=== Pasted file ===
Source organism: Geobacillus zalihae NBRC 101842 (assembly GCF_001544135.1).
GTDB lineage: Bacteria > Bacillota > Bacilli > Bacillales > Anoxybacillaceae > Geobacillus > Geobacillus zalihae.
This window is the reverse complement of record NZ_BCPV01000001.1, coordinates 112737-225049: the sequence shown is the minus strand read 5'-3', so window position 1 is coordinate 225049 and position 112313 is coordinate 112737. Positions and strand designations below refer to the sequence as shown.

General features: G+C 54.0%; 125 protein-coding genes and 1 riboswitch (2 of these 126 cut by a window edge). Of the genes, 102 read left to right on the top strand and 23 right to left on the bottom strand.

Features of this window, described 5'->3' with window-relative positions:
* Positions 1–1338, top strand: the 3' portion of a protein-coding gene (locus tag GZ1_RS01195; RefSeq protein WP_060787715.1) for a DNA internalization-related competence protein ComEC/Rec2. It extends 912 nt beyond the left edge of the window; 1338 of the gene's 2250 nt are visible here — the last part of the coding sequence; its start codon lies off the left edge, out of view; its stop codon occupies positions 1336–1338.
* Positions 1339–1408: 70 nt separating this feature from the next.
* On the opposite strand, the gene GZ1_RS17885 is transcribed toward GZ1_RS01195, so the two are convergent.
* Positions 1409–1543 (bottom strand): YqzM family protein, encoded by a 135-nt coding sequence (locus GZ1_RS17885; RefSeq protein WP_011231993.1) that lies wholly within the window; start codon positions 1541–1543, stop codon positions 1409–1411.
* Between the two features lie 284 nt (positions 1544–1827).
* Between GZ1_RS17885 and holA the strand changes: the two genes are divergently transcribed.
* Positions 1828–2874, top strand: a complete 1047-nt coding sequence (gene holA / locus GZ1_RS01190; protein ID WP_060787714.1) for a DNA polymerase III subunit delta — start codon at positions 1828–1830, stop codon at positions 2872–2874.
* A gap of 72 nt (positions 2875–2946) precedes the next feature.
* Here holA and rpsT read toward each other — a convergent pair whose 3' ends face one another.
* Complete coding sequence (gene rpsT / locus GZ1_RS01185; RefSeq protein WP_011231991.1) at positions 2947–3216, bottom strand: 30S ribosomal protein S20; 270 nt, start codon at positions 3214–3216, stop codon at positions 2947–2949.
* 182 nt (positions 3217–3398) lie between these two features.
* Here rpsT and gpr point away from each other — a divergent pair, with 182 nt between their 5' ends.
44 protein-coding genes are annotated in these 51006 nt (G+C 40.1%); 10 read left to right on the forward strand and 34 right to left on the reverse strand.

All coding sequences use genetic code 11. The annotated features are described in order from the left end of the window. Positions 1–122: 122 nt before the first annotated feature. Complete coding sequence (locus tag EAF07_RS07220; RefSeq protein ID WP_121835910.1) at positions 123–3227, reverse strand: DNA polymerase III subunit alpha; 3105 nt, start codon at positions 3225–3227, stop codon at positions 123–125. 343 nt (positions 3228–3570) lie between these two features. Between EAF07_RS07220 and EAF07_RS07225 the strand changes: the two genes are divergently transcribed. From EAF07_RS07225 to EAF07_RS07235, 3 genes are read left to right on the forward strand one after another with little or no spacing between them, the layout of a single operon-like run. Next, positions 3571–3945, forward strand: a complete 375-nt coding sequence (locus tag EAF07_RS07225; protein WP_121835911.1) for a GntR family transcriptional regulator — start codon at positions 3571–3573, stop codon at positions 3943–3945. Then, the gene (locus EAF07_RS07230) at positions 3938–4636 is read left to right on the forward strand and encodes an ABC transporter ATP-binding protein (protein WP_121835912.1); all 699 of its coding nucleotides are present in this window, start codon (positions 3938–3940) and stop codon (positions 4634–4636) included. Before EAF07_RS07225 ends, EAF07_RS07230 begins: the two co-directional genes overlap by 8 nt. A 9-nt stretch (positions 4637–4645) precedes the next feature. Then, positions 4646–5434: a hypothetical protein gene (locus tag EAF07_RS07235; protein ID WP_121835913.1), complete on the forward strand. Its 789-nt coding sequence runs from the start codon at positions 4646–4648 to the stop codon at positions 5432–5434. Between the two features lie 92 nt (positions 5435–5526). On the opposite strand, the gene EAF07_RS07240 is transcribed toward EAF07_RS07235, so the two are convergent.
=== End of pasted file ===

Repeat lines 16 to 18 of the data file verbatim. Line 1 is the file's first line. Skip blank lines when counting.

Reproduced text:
* 182 nt (positions 3217–3398) lie between these two features.
* Here rpsT and gpr point away from each other — a divergent pair, with 182 nt between their 5' ends.
44 protein-coding genes are annotated in these 51006 nt (G+C 40.1%); 10 read left to right on the forward strand and 34 right to left on the reverse strand.